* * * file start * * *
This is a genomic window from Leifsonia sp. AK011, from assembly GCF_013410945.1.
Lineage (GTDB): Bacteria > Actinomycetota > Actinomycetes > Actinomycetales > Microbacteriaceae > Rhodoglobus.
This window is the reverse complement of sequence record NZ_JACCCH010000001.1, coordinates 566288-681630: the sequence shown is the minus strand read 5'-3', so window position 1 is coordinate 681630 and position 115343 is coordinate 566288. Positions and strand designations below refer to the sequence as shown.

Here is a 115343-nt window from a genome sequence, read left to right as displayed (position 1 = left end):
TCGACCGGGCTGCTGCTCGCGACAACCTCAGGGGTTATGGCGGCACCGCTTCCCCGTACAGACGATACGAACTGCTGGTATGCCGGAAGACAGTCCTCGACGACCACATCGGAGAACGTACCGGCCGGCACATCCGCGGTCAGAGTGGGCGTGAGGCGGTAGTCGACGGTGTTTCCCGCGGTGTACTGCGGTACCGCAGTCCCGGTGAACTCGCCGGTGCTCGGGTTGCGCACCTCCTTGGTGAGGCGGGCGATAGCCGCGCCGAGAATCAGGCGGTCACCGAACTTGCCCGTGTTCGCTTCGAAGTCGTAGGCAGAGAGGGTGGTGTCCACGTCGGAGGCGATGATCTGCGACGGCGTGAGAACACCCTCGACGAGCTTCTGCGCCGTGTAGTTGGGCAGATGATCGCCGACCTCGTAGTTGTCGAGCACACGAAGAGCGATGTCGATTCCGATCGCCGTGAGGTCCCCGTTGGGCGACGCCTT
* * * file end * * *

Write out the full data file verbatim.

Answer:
This is a genomic window from Leifsonia sp. AK011, from assembly GCF_013410945.1.
Lineage (GTDB): Bacteria > Actinomycetota > Actinomycetes > Actinomycetales > Microbacteriaceae > Rhodoglobus.
This window is the reverse complement of sequence record NZ_JACCCH010000001.1, coordinates 566288-681630: the sequence shown is the minus strand read 5'-3', so window position 1 is coordinate 681630 and position 115343 is coordinate 566288. Positions and strand designations below refer to the sequence as shown.

Here is a 115343-nt window from a genome sequence, read left to right as displayed (position 1 = left end):
TCGACCGGGCTGCTGCTCGCGACAACCTCAGGGGTTATGGCGGCACCGCTTCCCCGTACAGACGATACGAACTGCTGGTATGCCGGAAGACAGTCCTCGACGACCACATCGGAGAACGTACCGGCCGGCACATCCGCGGTCAGAGTGGGCGTGAGGCGGTAGTCGACGGTGTTTCCCGCGGTGTACTGCGGTACCGCAGTCCCGGTGAACTCGCCGGTGCTCGGGTTGCGCACCTCCTTGGTGAGGCGGGCGATAGCCGCGCCGAGAATCAGGCGGTCACCGAACTTGCCCGTGTTCGCTTCGAAGTCGTAGGCAGAGAGGGTGGTGTCCACGTCGGAGGCGATGATCTGCGACGGCGTGAGAACACCCTCGACGAGCTTCTGCGCCGTGTAGTTGGGCAGATGATCGCCGACCTCGTAGTTGTCGAGCACACGAAGAGCGATGTCGATTCCGATCGCCGTGAGGTCCCCGTTGGGCGACGCCTT